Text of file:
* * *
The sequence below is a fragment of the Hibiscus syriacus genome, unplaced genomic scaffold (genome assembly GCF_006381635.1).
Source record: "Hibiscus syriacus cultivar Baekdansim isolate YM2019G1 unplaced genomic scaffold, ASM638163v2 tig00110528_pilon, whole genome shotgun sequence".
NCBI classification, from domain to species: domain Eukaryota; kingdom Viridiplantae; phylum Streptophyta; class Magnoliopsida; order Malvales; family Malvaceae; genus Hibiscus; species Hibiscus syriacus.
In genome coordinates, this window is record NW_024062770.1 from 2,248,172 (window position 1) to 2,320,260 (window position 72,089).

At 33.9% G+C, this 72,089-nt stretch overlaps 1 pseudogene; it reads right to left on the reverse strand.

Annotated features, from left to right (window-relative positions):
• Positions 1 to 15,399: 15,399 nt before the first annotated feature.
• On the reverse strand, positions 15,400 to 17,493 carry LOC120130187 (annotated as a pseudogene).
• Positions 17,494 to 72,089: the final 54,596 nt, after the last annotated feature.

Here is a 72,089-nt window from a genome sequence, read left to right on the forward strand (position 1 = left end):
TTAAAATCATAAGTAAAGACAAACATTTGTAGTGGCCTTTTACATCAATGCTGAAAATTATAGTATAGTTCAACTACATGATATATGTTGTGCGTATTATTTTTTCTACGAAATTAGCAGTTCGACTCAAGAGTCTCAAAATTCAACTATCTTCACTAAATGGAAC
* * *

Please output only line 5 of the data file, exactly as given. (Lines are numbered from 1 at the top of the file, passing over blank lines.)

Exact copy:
At 33.9% G+C, this 72,089-nt stretch overlaps 1 pseudogene; it reads right to left on the reverse strand.